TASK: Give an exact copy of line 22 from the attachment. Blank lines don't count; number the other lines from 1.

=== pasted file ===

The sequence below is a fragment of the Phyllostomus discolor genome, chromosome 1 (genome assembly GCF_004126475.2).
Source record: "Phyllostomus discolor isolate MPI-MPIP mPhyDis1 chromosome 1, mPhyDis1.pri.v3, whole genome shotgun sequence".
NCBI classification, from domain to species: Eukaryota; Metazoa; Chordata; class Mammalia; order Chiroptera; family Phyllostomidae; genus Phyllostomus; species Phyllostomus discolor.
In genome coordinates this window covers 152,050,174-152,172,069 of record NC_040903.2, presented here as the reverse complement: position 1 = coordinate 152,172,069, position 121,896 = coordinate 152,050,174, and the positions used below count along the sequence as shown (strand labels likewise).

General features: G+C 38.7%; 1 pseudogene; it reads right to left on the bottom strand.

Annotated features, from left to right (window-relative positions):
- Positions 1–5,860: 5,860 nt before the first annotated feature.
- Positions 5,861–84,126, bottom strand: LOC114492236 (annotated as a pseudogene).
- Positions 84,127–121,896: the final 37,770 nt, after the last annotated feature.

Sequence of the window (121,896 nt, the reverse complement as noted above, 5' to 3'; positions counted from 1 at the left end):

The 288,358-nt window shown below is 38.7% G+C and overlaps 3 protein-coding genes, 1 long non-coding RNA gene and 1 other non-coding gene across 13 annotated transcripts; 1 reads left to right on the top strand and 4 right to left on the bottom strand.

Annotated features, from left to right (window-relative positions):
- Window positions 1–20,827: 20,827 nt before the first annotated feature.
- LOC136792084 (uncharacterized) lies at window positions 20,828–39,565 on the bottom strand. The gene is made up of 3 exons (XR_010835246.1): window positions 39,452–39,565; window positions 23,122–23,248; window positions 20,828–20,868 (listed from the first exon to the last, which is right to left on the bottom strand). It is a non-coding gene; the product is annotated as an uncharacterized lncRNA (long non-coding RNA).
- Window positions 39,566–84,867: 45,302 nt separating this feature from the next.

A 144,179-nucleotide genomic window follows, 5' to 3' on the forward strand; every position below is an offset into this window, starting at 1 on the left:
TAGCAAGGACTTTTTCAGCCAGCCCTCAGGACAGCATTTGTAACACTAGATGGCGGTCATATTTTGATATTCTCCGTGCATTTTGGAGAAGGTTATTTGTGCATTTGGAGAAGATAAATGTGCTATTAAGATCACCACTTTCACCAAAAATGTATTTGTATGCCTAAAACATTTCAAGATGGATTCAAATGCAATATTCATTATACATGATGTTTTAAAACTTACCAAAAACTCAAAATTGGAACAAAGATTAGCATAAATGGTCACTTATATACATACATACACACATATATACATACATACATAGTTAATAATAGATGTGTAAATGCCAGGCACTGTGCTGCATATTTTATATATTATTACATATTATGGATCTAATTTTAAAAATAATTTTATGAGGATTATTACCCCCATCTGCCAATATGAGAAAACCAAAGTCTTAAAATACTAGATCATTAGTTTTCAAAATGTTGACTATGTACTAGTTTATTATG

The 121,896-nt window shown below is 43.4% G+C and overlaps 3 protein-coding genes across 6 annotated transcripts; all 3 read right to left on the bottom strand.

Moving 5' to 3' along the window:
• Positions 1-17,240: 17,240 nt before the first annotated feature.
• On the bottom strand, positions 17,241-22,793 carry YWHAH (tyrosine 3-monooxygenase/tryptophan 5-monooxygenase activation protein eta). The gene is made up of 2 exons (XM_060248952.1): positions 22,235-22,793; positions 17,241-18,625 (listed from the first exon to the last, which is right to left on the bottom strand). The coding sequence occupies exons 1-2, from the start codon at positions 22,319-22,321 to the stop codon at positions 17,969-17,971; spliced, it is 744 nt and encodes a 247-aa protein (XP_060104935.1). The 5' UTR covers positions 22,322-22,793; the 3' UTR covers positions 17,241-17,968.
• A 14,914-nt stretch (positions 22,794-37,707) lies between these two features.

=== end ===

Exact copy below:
• A 14,914-nt stretch (positions 22,794-37,707) lies between these two features.